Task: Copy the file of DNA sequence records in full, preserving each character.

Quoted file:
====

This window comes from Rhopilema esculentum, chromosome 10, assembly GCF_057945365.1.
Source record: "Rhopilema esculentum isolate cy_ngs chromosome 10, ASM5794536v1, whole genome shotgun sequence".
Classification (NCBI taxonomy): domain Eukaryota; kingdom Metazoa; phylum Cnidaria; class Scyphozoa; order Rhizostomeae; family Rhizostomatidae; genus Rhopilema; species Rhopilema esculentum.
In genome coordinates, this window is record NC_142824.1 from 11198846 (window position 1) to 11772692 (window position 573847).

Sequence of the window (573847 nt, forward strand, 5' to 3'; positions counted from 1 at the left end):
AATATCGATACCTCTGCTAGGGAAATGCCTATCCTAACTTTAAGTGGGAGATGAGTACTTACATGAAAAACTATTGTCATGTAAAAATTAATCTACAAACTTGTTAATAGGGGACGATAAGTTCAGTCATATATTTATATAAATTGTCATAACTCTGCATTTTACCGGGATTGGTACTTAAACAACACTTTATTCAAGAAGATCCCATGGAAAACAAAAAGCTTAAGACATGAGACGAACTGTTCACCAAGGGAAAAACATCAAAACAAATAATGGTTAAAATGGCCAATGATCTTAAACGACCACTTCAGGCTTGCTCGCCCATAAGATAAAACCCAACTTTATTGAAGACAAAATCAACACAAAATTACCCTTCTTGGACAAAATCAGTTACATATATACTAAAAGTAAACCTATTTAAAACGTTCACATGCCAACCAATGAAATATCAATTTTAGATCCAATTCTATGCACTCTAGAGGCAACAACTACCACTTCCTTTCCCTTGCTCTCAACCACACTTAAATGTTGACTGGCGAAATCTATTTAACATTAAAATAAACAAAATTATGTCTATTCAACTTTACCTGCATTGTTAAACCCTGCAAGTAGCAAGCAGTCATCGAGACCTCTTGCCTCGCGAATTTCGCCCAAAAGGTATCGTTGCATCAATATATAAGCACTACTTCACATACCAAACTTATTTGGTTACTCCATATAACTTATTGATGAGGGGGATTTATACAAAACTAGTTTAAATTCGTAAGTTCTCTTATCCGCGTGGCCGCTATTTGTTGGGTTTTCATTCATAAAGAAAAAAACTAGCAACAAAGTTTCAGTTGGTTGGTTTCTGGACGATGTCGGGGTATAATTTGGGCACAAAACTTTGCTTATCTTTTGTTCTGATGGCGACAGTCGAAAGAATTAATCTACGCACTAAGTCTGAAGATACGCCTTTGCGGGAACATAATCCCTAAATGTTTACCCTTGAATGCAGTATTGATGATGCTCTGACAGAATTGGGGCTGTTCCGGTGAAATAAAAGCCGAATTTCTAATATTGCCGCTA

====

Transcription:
This window comes from Rhopilema esculentum, chromosome 10, assembly GCF_057945365.1.
Source record: "Rhopilema esculentum isolate cy_ngs chromosome 10, ASM5794536v1, whole genome shotgun sequence".
Classification (NCBI taxonomy): domain Eukaryota; kingdom Metazoa; phylum Cnidaria; class Scyphozoa; order Rhizostomeae; family Rhizostomatidae; genus Rhopilema; species Rhopilema esculentum.
In genome coordinates, this window is record NC_142824.1 from 11198846 (window position 1) to 11772692 (window position 573847).

Sequence of the window (573847 nt, forward strand, 5' to 3'; positions counted from 1 at the left end):
AATATCGATACCTCTGCTAGGGAAATGCCTATCCTAACTTTAAGTGGGAGATGAGTACTTACATGAAAAACTATTGTCATGTAAAAATTAATCTACAAACTTGTTAATAGGGGACGATAAGTTCAGTCATATATTTATATAAATTGTCATAACTCTGCATTTTACCGGGATTGGTACTTAAACAACACTTTATTCAAGAAGATCCCATGGAAAACAAAAAGCTTAAGACATGAGACGAACTGTTCACCAAGGGAAAAACATCAAAACAAATAATGGTTAAAATGGCCAATGATCTTAAACGACCACTTCAGGCTTGCTCGCCCATAAGATAAAACCCAACTTTATTGAAGACAAAATCAACACAAAATTACCCTTCTTGGACAAAATCAGTTACATATATACTAAAAGTAAACCTATTTAAAACGTTCACATGCCAACCAATGAAATATCAATTTTAGATCCAATTCTATGCACTCTAGAGGCAACAACTACCACTTCCTTTCCCTTGCTCTCAACCACACTTAAATGTTGACTGGCGAAATCTATTTAACATTAAAATAAACAAAATTATGTCTATTCAACTTTACCTGCATTGTTAAACCCTGCAAGTAGCAAGCAGTCATCGAGACCTCTTGCCTCGCGAATTTCGCCCAAAAGGTATCGTTGCATCAATATATAAGCACTACTTCACATACCAAACTTATTTGGTTACTCCATATAACTTATTGATGAGGGGGATTTATACAAAACTAGTTTAAATTCGTAAGTTCTCTTATCCGCGTGGCCGCTATTTGTTGGGTTTTCATTCATAAAGAAAAAAACTAGCAACAAAGTTTCAGTTGGTTGGTTTCTGGACGATGTCGGGGTATAATTTGGGCACAAAACTTTGCTTATCTTTTGTTCTGATGGCGACAGTCGAAAGAATTAATCTACGCACTAAGTCTGAAGATACGCCTTTGCGGGAACATAATCCCTAAATGTTTACCCTTGAATGCAGTATTGATGATGCTCTGACAGAATTGGGGCTGTTCCGGTGAAATAAAAGCCGAATTTCTAATATTGCCGCTA